By Sonali Kokra Dec. 23, 2019
Deshbhakti is all the fierce hijabi and burkha-clad women who refuse to be sidelined or othered. Deshbhakti is the college students picking trash off of the roads where they protested, mere hours after the police opened fire and lathi-charged.
Deshbhakti. I have a thorny relationship with this word, I’ll admit. For many years now, I’ve thought of it as a verbal grenade, to be launched for quick and easy obliteration of the opposition in an argument.
All bets are off, when deshbhakti is on the line. Feeling resentful about twin disasters that were demonetisation and the poorly planned GST rollout? Where’s your deshbhakti, man? Nation-building requires some sacrifice. Disturbed by the brutality unleashed on the citizens of Kashmir and the violation of their fundamental rights? You must be a Pak-loving anti-national, go back where you came from. So it’s been a while since I heard this word without rolling my eyes in derision, even contempt. Deshbhakti is for the sentimental soppiness of my grandparents’ generation, and I wanted no part in that. Somewhere, in the recesses of my mind I knew it was a privilege — a massive one at that — to disconnect so completely, to be so indifferent to an idea as potent, insidious, and ephemeral as deshbhakti. It’s a privilege to be able to reject the idea of nationhood, or the demand that one swear fealty to it. And it’s a privilege to be able to leave, when the nation has stopped serving its purpose — be it the one we were born in, or the one we adopted. I had that privilege, and I wore it like a shield. Let them have deshbhakti, we don’t want it anyway, I, and so many like me, told ourselves every so often.
But something seems to have shifted within the very air of the country in the last 10 days. It feels cooler, doesn’t stink as much. Deshbhakti doesn’t feel like a dirty word anymore. Suddenly, it’s something I want to embrace; something to hold close like a kangri under a pheran on a chilly, unending winter night. Deshbhakti doesn’t disgust me anymore. How can it, seeing, as we have, so many of its heartwarming facets, piercing the darkness and the fear shrouding the country?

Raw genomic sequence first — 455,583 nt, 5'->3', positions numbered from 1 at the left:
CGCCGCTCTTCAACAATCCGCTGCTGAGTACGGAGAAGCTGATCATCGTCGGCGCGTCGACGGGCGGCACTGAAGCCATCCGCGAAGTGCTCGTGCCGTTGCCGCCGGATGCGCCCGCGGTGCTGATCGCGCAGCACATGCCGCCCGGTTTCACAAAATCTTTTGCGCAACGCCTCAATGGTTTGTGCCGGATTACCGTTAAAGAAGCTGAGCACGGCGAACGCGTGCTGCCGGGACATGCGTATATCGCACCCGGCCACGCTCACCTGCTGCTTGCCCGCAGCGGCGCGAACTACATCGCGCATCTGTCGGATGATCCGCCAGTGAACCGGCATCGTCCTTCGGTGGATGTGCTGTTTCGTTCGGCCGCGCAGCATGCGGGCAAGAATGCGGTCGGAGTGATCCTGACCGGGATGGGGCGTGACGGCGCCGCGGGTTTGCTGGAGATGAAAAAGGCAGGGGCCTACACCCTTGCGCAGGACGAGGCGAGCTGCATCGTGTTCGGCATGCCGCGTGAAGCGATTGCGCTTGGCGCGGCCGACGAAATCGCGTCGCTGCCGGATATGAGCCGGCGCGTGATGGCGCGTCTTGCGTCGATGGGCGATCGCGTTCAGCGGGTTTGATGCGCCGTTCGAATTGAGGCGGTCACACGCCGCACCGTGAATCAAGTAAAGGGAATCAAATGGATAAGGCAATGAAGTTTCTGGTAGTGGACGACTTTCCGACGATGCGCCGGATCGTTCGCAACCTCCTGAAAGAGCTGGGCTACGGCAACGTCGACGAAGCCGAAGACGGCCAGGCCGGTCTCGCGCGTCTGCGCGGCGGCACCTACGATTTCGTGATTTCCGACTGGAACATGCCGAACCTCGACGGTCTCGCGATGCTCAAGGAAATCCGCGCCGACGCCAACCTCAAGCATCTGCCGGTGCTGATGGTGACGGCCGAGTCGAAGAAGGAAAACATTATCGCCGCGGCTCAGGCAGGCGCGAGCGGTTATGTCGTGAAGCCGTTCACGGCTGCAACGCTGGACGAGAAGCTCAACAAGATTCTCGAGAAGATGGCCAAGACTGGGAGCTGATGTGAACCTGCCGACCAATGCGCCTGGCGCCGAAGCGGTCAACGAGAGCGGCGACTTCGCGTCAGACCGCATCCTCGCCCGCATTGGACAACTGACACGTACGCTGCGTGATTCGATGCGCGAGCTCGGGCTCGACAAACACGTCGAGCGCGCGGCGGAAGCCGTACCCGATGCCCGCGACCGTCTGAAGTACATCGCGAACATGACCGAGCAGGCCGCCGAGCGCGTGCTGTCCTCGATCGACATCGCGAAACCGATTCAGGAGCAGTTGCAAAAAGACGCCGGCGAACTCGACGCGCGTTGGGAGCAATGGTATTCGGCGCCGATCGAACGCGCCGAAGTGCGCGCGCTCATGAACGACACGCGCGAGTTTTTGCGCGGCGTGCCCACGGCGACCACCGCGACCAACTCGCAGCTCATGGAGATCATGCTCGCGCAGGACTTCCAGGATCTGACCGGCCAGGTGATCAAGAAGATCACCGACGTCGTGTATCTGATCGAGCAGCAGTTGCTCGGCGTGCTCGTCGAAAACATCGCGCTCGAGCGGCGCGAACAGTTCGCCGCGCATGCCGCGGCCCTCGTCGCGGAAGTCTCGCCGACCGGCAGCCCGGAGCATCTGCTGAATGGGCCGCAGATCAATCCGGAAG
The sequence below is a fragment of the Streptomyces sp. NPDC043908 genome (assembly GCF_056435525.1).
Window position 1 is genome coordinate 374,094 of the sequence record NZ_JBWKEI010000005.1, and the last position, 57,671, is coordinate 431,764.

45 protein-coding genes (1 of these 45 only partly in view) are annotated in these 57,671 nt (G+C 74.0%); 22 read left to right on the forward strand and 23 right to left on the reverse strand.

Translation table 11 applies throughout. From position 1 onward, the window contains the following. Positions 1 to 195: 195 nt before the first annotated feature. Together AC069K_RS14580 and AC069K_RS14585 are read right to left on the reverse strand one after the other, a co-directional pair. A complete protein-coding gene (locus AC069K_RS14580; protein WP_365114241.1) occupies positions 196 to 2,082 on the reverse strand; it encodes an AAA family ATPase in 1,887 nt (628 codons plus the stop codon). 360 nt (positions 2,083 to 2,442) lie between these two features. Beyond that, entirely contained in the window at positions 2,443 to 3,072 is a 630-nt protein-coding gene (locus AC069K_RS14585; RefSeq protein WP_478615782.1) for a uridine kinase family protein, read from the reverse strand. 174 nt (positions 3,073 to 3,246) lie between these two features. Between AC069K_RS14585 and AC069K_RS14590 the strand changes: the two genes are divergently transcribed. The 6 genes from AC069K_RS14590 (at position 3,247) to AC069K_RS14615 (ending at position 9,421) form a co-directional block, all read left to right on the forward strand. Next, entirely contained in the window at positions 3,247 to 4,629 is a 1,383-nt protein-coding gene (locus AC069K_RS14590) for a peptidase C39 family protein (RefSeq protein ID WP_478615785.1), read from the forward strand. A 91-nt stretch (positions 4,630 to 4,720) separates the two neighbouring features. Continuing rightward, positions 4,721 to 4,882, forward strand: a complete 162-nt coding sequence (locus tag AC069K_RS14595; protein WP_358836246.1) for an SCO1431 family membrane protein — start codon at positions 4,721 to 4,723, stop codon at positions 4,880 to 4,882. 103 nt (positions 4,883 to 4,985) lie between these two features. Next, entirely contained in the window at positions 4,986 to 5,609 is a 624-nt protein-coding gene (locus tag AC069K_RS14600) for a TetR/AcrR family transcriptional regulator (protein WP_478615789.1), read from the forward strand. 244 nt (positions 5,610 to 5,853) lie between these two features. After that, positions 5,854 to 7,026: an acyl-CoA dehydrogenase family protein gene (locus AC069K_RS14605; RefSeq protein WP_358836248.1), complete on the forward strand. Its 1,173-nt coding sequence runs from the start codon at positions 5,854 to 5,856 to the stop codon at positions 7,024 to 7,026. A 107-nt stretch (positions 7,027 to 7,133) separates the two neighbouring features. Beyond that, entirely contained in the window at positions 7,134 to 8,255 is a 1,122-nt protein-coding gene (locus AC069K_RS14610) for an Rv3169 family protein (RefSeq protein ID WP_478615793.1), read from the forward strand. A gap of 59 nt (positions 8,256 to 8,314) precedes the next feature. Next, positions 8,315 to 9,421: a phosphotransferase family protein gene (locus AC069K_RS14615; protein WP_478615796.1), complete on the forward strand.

People hold national flag during a protest against the new citizenship law, at Jamia Millia Islamia University on December 20, 2019 in New Delhi, India. Photo by Burhaan Kinu/Hindustan Times via Getty Images
People hold national flag during a protest against the new citizenship law, at Jamia Millia Islamia University on December 20, 2019 in New Delhi, India.
Photo by Burhaan Kinu/Hindustan Times via Getty Images
Deshbhakti is all the fierce hijabi and burkha-clad women who refuse to be sidelined or othered, leading from the front. The young college girls who made a sorry excuse of a TV reporter dive for cover when he had the temerity to ask them if they considered themselves Indian. Deshbhakti is Ladeeda Sakhaloon and Aysha Renna, the warrior women from Kerala, whose faces have become the symbols of the students’ protests in Delhi. And deshbhakti is all the Hindu women wearing the hijab in retaliation to the PM’s comment about mischief-makers being identified by their clothing.
Deshbhakti is all the college students picking trash off of the roads and grounds where they protested, mere hours after the police opened fire and lathi-charged them on trumped up charges. Deshbhakti is them offering roses to their oppressors in a desperate attempt to appeal to their dwindling humanity.